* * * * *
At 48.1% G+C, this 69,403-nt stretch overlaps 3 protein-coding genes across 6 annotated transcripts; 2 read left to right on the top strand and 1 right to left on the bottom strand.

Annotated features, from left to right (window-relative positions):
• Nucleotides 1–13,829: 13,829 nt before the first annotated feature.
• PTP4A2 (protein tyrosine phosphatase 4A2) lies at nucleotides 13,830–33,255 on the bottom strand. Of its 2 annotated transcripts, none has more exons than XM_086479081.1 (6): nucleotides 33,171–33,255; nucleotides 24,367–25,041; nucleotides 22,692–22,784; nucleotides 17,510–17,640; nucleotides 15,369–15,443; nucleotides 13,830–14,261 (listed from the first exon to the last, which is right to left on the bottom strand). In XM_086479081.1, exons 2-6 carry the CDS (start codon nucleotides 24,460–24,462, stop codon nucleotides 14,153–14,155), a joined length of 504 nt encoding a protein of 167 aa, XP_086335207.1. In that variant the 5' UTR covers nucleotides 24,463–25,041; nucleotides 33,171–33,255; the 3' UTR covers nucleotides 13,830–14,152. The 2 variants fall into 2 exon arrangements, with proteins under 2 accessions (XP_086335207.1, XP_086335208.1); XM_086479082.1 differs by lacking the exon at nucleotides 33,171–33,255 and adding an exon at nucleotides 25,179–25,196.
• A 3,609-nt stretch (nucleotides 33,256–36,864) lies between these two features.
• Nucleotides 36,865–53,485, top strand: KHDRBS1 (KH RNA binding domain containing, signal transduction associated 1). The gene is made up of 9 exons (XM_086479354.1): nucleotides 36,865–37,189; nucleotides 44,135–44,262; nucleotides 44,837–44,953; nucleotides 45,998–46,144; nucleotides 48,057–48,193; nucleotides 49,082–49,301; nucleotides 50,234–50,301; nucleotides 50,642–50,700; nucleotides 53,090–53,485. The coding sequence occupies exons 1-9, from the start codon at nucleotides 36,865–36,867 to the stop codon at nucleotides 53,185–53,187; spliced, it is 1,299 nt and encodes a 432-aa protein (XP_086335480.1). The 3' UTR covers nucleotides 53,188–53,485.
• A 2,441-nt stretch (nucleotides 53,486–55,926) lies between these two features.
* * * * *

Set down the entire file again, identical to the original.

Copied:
At 48.1% G+C, this 69,403-nt stretch overlaps 3 protein-coding genes across 6 annotated transcripts; 2 read left to right on the top strand and 1 right to left on the bottom strand.

Annotated features, from left to right (window-relative positions):
• Nucleotides 1–13,829: 13,829 nt before the first annotated feature.
• PTP4A2 (protein tyrosine phosphatase 4A2) lies at nucleotides 13,830–33,255 on the bottom strand. Of its 2 annotated transcripts, none has more exons than XM_086479081.1 (6): nucleotides 33,171–33,255; nucleotides 24,367–25,041; nucleotides 22,692–22,784; nucleotides 17,510–17,640; nucleotides 15,369–15,443; nucleotides 13,830–14,261 (listed from the first exon to the last, which is right to left on the bottom strand). In XM_086479081.1, exons 2-6 carry the CDS (start codon nucleotides 24,460–24,462, stop codon nucleotides 14,153–14,155), a joined length of 504 nt encoding a protein of 167 aa, XP_086335207.1. In that variant the 5' UTR covers nucleotides 24,463–25,041; nucleotides 33,171–33,255; the 3' UTR covers nucleotides 13,830–14,152. The 2 variants fall into 2 exon arrangements, with proteins under 2 accessions (XP_086335207.1, XP_086335208.1); XM_086479082.1 differs by lacking the exon at nucleotides 33,171–33,255 and adding an exon at nucleotides 25,179–25,196.
• A 3,609-nt stretch (nucleotides 33,256–36,864) lies between these two features.
• Nucleotides 36,865–53,485, top strand: KHDRBS1 (KH RNA binding domain containing, signal transduction associated 1). The gene is made up of 9 exons (XM_086479354.1): nucleotides 36,865–37,189; nucleotides 44,135–44,262; nucleotides 44,837–44,953; nucleotides 45,998–46,144; nucleotides 48,057–48,193; nucleotides 49,082–49,301; nucleotides 50,234–50,301; nucleotides 50,642–50,700; nucleotides 53,090–53,485. The coding sequence occupies exons 1-9, from the start codon at nucleotides 36,865–36,867 to the stop codon at nucleotides 53,185–53,187; spliced, it is 1,299 nt and encodes a 432-aa protein (XP_086335480.1). The 3' UTR covers nucleotides 53,188–53,485.
• A 2,441-nt stretch (nucleotides 53,486–55,926) lies between these two features.